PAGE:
5. The next Step to Stoical Perfection was, the Class of Pursuits and Avoidances (b). As the Desires and Aversions are simple Affections, the Pursuits and Avoidances are Exertions of the active Powers towards the procuring or declining any thing. Under this Head was comprehended the whole System of moral Duties, according to their incomplete Ideas of them: and a due Regard to it was supposed to ensure a proper Behaviour in all the social Relations. The constant Performance of what these point out, natureall followed from a Regulation of the Desires and Aversions in the first Topic: for where the Inclinations are exerted and restrained as they ought, there will be nothing to mislead us in Action.

6. The last Topic, and the Completion of the Stoic Character, was that of the Assents (c). As the second was to produce a Security from Failure in Practice, this was to secure an Infallibility in Judgment, and to guard the Mind from ever either admitting a Falshood, or dissenting from Truth. A wise Man, in the Stoic Scheme, was never to be mistaken, or to form any Opinion. Where Evidence could not be obtained, he was to continue in Suspense. His Understanding was never to be misled, even in Sleep, or under the Influence of Wine, or in a Delirium. In this last Particular, however, there is not a perfect Agreement: and some Authors are so very reasonable, as to admit it possible for a Philosopher to be mistaken in his Judgment, after he hath lost his Senses (d).

7. The Subject of these several Classes of philosophic Exercise are, the Appearances of Things (e). By these Appearances the Stoics understood the Impressions (f) made on the Soul, by any Objects, presented either to the Senses, or to the Understanding. Thus a House, an Estate, Life, Death, Pain, Reputation, &c. (considered in the View, under which they are presented to the preceptive Faculties) in the Stoical Sense are, Appearances. The Use of Appearances is common to Brutes, and Men: and intelligent Use of them belongs only to the latter: a Distinction, which is carefully to be observed in reading these Discourses.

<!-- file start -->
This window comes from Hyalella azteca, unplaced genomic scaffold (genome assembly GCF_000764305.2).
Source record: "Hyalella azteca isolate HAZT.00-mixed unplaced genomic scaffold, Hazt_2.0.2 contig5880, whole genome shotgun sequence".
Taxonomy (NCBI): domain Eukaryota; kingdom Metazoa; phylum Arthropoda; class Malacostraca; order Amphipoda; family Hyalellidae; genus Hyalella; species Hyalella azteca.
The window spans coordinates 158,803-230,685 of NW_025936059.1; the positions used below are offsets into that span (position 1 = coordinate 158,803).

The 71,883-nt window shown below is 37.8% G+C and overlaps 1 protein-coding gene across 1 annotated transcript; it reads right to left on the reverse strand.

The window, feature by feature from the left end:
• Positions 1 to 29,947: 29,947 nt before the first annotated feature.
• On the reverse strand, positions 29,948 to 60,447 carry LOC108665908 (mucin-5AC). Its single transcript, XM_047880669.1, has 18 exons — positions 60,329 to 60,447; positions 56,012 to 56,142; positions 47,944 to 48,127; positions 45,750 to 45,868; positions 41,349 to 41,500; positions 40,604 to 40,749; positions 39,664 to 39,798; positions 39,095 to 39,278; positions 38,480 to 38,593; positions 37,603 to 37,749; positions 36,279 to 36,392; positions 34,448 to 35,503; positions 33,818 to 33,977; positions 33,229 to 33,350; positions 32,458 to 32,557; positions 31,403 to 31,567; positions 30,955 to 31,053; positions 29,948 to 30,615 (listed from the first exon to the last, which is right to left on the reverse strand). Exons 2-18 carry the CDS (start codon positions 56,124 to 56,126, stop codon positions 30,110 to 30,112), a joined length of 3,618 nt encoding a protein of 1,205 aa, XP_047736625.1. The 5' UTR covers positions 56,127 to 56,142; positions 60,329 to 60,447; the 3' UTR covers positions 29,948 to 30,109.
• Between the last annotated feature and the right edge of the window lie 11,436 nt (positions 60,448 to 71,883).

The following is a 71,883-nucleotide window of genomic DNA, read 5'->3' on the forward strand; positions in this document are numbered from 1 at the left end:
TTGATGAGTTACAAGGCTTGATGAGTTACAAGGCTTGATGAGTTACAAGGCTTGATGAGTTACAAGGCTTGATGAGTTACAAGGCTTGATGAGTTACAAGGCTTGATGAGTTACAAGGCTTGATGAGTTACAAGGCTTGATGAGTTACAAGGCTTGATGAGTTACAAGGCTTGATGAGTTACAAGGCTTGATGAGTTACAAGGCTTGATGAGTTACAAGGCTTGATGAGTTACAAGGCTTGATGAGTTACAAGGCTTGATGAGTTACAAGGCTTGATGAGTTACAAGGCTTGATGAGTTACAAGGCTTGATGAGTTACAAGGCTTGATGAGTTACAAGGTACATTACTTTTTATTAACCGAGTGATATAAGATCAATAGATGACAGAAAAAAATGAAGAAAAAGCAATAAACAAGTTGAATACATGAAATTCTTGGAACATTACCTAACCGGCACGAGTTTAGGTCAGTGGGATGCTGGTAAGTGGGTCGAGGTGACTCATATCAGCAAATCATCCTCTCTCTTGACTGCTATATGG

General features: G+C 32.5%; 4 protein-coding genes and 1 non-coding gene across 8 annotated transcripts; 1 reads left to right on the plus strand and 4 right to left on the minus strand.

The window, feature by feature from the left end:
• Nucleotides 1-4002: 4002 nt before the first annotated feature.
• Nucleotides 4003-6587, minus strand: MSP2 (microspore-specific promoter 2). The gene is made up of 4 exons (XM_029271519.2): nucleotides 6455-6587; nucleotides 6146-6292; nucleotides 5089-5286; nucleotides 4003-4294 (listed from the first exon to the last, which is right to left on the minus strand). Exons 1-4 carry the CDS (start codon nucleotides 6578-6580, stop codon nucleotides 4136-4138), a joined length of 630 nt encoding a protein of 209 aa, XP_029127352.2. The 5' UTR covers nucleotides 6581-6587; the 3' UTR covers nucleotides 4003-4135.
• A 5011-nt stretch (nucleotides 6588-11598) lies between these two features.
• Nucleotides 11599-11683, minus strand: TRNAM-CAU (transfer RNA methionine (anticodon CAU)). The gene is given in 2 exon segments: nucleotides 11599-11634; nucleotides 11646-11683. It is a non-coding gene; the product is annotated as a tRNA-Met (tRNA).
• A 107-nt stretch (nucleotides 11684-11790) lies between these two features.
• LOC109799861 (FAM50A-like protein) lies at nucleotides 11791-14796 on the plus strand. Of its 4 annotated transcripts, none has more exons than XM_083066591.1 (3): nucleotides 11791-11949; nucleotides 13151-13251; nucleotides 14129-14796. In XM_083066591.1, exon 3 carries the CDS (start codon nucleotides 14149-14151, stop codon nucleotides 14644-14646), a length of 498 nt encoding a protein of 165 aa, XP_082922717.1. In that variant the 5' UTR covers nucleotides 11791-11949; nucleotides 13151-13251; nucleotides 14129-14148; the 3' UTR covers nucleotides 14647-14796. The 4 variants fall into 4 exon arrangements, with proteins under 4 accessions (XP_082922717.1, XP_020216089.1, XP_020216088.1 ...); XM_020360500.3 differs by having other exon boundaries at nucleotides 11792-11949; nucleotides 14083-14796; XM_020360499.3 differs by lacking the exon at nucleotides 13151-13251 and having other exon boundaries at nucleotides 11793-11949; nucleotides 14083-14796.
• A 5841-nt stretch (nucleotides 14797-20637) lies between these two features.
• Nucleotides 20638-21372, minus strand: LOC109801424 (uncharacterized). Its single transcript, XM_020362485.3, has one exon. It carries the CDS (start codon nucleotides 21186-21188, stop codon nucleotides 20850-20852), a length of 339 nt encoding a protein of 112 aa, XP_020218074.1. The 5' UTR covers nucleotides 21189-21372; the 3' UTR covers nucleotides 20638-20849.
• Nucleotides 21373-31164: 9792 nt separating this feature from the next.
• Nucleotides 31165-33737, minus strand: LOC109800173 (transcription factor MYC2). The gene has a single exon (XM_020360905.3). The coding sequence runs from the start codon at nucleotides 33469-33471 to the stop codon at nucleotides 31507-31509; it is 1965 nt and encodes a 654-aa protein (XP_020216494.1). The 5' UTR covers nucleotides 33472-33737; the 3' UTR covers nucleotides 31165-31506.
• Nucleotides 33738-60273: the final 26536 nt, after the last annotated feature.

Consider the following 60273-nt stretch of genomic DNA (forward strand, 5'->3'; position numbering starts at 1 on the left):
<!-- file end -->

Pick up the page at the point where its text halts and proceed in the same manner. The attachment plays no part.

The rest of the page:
8. That Judgment, which is formed by the Mind concerning the Appearances, the Stoics termed Principles: and these Principles give a Determination to the Choice.

9. The Choice, among the Stoics, signified, either the Faculty of Willing; or a deliberate Election of some Action, or Course of Life.

10. As the Appearances respect particular Objects, the Pre-conceptions are general innate Notions, such as they supposed to take original Possession of the Mind, before it forms any of its own (g). To adapt these Pre-conceptions to particular Cases, is the Office of Reason: and is often insisted on by Epictetus, as a Point of the highest Importance.

11. By the Word, which throughout this Translation is rendered Prosperity, the Stoics understood the internal State of the Mind, when the Affections and active Powers were so regulated, that it considered all Events as happy: and, consequently, must enjoy an uninterrupted Flow of Success: since nothing could fall out contrary to its Wishes (h).

These, which have been mentioned, are the technical Terms of the greatest Consequence in the Stoic Philosophy: and which, for that Reason, are, except in a very few Places, always rendered by the same English Word, There are other Words used in a peculiar Sense by this Sect: but, as they are not of equal Importance, they are neither so strictly translated, nor need any particular Definition.